(Updated) Yesterday a 17-year-old French high-school student, who had just taken her “bac” exams, jumped from the second platform of the Eiffel Tower and fell onto the roof of the restaurant on the first platform, fifteen stories below. Needless to say, she was killed—which was her objective (she left a note for friends explaining her feelings). She somehow managed to get past all the security barriers (and there are tons of those on the Eiffel Tower), paused on a girder, and then jumped. Initial reports that she had been a Brazilian tourist were in error.
It didn't receive much press, probably because there are more newsworthy events to worry about, and because there's always the possibility that press coverage might encourage other people who are thinking about suicide.
The weird thing is that she hit the top of the restaurant with a loud crash, everyone was startled and looked around until they realized what had happened … and then they resumed their meals. But I guess it's really not that weird—what else are they supposed to do? Most of them are tourists who may never see the Eiffel Tower again, anyway, so why perturb the trip uselessly? They couldn't do anything to help her. It does give them an interesting trip story to tell, however. It sounds a bit callous, but there aren't really any other practical or useful options.
Although it isn't widely publicized, people jump from the Eiffel Tower regularly. Hundreds have killed themselves that way since it was built. Today, and indeed for many years now, the security systems have been more than adequate to prevent anyone from falling by accident … but there's simply no way to completely prevent a human being from jumping deliberately to commit suicide. Where there's a will, there's a way. And human beings can be very clever, especially when they are desperate.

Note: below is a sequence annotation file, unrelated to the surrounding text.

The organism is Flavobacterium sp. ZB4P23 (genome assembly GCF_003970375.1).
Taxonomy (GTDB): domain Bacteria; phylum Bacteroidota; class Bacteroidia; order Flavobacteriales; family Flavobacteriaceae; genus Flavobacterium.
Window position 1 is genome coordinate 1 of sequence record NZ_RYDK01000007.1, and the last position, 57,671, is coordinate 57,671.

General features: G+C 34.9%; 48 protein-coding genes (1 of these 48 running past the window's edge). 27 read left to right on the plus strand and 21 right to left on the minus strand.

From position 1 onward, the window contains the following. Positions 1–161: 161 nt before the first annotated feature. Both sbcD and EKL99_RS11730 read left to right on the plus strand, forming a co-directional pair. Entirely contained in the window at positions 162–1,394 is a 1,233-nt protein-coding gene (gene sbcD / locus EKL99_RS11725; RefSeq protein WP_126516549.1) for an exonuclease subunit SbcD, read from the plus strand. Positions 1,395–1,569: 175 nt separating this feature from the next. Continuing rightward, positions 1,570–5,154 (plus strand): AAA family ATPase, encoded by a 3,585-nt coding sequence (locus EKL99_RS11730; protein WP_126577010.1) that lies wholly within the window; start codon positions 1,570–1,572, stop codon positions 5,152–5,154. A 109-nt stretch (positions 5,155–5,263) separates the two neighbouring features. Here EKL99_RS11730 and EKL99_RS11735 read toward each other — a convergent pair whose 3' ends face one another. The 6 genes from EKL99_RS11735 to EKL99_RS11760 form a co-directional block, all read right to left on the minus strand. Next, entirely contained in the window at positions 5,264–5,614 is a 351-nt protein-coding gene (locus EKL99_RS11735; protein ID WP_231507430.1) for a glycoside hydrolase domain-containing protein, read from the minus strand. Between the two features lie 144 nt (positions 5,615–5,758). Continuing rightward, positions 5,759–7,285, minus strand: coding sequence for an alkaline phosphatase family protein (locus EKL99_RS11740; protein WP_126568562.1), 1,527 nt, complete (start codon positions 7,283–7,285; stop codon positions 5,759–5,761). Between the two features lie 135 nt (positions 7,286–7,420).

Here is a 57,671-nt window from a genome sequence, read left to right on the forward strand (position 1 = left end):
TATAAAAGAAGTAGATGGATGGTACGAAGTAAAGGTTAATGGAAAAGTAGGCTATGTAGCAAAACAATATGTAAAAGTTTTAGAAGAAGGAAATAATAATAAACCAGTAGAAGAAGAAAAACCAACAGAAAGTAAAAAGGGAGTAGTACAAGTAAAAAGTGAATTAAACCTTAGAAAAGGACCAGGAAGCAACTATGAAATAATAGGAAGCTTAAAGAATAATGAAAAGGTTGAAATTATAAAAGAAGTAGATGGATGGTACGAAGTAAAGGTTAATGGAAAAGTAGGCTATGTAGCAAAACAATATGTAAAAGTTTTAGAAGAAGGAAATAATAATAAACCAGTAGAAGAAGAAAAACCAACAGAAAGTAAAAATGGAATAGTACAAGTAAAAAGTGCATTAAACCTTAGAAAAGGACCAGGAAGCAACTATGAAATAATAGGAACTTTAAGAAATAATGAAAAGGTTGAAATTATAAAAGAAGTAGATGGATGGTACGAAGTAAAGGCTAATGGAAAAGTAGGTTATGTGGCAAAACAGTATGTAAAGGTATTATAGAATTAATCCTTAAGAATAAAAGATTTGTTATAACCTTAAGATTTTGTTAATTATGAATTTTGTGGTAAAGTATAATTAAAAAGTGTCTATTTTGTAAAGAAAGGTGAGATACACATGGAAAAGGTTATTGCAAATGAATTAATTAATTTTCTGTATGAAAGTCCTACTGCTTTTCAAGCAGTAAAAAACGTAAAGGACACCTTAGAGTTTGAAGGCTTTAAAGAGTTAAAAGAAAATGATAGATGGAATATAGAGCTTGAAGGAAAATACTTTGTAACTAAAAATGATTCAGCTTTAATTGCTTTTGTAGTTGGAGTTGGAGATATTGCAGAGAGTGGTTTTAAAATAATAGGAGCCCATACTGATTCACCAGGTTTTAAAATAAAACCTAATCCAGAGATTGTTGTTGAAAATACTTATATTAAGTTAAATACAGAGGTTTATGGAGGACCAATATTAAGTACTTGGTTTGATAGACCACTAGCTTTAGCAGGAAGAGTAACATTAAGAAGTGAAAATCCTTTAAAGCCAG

Most jumpers forget that the tower is tapered, being wider at the base than at the top, and as a result, they hit the structure of the tower on the way down, sometimes being partially diced and sliced in the process. A few have survived. A pregnant woman who wanted to end her days got her foot caught in the girders just after jumping and survived, dangling in midair until she could be rescued. Another woman fell onto the roof of a taxi, bounced, and survived. But in general there are no survivors.
The Eiffel Tower surely has a certain romantic appeal for suicides. Why jump off a nondescript building in an anonymous business district (which is pretty easy to do), when you can jump off the world's most recognized national monument? Some people propose marriage on the Eiffel Tower, and others end their lives there (fortunately the former are many times more common than the latter, even if you don't include Tom Cruise). People who don't want the celebrity of an Eiffel-Tower demise often choose to throw themselves in front of subway trains instead, but that's another story for another day.
Another spot that has been popular in the past for suicides is Notre-Dame Cathedral. It has far fewer areas that are open to the outside, though, and so it has been much easier to secure. As far as I know, nobody has succeeded in jumping from Notre-Dame in several years (but I'm sure it will happen again).
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